Accelerator Shaft Bushings

Many people had warned me about how much trouble these little plastic bushings were to install. After doing some research on the various Triumph lists on the Internet, I discovered a few tricks I thought I would pass on to others. Of course, the bushings are easier to put in when the engine is out! However, two things did make installation easier. First, I reduced the diameter of the “wall” of the bushing on one side (the one you push into the hole in the bulkhead). I reduced it from its stock diameter of 0.90 inches to about 0.75 inches. You can do this easily by putting a 3/8 inch bolt through the bushing and locking it in place on the bolt with a nut (see Figure 1). The bolt can then be held in a hand-held drill or drill press, while the bushing is filed down to size as it turns in the drill. After one side is reduced in size, the bushing should be soaked in boiling hot water to soften it a bit before you press it into place. With the side that is to be inserted reduced in diameter, the bushings are much easier to insert and there is still enough material to hold the bushing in place.

Figure 1
Figure 1: Plastic bushing held in bolt to allow easy filing of one side of bushing.

There was still a problem, however. I found that after I had the two bushings in place, the accelerator shaft would not go back in because there was not enough room in the foot well to get it straight enough to push it back through the bushing. (I was able to remove the shaft because the bushing was gone and there was enough slack to manipulate the shaft in the foot well.) With the new bushings in place, the shaft did not have enough clearance and could not be reinserted. Further research suggested removing the brake and clutch pedals to get the shaft in place. I chose not to do that. I did try inserting the bushing with the shaft in place, but I cannot see how that can be done (although some have claimed success with this procedure, it seems to defy the rules of physics).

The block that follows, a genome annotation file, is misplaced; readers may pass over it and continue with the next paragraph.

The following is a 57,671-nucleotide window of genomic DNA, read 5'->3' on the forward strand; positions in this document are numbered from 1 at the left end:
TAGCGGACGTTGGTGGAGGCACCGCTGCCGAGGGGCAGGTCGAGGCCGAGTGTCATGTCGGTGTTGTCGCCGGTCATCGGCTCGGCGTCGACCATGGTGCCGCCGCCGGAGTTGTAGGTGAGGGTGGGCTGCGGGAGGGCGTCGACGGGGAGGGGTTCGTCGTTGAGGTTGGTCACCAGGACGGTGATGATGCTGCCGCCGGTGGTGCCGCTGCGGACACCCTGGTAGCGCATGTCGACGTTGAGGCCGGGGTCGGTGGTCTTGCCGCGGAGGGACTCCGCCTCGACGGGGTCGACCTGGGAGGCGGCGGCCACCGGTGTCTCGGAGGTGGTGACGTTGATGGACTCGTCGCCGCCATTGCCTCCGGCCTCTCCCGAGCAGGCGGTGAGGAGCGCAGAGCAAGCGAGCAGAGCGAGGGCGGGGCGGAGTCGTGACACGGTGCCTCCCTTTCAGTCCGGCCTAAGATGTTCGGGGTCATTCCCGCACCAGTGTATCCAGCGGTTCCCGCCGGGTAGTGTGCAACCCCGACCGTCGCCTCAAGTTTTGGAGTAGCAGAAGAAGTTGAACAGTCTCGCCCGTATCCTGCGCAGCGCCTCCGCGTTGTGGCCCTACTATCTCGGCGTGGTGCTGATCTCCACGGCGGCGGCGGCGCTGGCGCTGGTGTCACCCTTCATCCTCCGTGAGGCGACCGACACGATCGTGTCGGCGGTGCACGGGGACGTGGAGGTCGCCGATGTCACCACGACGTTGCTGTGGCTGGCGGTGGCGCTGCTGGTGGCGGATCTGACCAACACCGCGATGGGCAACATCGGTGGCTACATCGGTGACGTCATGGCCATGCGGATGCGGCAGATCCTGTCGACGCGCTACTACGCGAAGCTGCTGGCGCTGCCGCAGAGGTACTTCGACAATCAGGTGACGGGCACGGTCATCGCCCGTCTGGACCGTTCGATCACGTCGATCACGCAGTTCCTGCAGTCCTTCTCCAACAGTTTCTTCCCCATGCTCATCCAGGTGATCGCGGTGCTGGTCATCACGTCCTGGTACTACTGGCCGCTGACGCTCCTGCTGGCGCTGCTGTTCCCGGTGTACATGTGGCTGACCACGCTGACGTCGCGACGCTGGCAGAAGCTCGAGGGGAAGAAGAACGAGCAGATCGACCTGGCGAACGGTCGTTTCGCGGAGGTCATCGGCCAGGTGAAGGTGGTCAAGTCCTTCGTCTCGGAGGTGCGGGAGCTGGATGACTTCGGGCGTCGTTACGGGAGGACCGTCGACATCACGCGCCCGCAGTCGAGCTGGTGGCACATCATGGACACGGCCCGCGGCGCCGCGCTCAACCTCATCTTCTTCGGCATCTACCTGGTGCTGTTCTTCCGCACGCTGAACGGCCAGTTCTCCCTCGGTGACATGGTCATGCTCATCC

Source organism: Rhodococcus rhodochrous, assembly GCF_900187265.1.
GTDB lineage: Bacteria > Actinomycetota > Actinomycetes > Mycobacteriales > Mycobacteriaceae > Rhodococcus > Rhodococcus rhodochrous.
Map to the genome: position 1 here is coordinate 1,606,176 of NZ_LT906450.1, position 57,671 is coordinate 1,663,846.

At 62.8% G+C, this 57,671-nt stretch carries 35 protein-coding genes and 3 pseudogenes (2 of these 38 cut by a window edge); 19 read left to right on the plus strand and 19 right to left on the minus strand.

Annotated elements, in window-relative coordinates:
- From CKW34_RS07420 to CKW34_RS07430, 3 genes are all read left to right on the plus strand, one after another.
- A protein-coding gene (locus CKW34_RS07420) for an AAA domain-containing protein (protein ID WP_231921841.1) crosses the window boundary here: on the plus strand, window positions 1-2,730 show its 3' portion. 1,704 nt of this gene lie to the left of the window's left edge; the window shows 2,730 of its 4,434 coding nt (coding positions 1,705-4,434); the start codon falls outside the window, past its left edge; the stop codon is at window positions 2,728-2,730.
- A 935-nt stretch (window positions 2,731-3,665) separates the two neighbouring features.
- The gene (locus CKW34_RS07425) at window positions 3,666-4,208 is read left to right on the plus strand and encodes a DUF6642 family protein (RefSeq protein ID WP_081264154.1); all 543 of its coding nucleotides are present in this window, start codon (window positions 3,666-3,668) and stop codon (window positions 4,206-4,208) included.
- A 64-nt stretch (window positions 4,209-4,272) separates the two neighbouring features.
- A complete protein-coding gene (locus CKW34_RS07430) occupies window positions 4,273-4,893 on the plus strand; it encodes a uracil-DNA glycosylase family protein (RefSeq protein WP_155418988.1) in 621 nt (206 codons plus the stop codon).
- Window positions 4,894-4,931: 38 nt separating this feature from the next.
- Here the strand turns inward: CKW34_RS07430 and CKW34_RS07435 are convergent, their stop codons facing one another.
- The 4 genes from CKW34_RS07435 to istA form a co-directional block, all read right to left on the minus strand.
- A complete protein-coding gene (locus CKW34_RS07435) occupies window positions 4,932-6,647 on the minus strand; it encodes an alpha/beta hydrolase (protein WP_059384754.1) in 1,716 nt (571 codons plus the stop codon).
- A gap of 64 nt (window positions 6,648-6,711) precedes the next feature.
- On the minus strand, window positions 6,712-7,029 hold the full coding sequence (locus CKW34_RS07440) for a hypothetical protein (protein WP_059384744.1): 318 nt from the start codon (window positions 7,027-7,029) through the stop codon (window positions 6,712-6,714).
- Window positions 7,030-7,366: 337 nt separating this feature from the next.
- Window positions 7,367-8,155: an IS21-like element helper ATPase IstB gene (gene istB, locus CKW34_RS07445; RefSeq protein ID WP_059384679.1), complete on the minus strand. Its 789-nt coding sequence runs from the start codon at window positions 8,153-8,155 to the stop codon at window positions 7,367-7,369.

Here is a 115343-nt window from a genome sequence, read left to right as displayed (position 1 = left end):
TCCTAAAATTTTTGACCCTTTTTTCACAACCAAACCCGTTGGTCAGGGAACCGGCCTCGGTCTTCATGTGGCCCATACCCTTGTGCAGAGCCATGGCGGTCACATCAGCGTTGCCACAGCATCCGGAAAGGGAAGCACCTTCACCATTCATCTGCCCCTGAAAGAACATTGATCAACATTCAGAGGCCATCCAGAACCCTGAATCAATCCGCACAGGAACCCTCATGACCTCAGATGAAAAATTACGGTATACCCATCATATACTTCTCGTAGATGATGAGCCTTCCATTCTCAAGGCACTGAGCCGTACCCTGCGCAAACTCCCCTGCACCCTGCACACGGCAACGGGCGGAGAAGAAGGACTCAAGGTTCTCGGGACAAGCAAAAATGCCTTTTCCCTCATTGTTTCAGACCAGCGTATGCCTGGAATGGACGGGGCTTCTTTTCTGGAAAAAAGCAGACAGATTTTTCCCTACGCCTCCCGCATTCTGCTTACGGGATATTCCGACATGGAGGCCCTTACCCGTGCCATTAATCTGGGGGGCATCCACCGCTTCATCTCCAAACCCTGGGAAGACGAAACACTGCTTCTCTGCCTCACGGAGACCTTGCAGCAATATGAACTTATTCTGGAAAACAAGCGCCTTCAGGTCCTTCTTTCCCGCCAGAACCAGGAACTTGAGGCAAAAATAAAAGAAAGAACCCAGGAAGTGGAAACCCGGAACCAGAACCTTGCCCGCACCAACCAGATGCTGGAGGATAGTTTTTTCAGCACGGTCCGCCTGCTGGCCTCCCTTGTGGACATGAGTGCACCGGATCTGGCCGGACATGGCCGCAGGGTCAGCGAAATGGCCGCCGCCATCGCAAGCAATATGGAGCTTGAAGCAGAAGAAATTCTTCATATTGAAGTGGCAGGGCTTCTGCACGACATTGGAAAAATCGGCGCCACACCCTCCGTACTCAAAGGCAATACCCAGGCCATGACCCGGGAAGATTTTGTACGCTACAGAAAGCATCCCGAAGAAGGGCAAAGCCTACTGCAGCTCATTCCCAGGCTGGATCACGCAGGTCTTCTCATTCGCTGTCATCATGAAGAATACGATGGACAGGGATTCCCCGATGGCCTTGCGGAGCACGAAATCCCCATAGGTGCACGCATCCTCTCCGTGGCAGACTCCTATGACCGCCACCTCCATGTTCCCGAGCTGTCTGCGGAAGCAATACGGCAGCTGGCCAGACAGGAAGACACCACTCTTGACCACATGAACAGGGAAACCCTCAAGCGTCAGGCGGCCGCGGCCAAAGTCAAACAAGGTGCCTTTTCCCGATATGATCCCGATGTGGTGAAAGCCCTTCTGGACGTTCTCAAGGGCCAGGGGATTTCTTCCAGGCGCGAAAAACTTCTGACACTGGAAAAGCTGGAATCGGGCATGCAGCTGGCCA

So being rather unhappy (mild version of my true feelings!) at this time, I decided to seek another solution. I made some measurements with my new digital caliper and set out to design a replacement bushing that could be installed with the shaft (and engine) in place. After I had made a simple sketch, I visited a local machine shop and had a pair of bushings made out of hardened bronze (see Figure 2).

Figure 2
Figure 2. Prototype bronze bushings for TR6 accelerator shaft.

The machining charge was $20 (about the same as the plastic version), and installation was very easy. You can reinsert the shaft easily because the bushings are not in place. Simply slide the bushings over the shaft and attach them to the bulkhead. I used pop rivets to hold the bushings in place. I think I might use self-tapping screws or small bolts if I did it again, because I found that the rivets “pulled” the bushings a little out of alignment. Bolts or screws might offer more flexibility when attaching the bushings. The new bushings appear to work just fine and I expect they will outlast the plastic equivalents by a great deal. For those that might be interested in making their own bushings in bronze (or other materials), here are the dimensions (in inches) I used for mine (see Figure 3).

Figure 3
Figure 3: Dimensions of prototype TR6 accelerator shaft bushings.

These bushings are easy to install (with or without the engine in place) and after about 3500 miles of driving, they are functioning very well.

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Contact:
Michael Graham
2422 Fairmile Road, RR4 Kemptville, ON, Canada K0G 1J0
613-258-2901 (Country code for Canada is 1)
mgedit@lincsat.com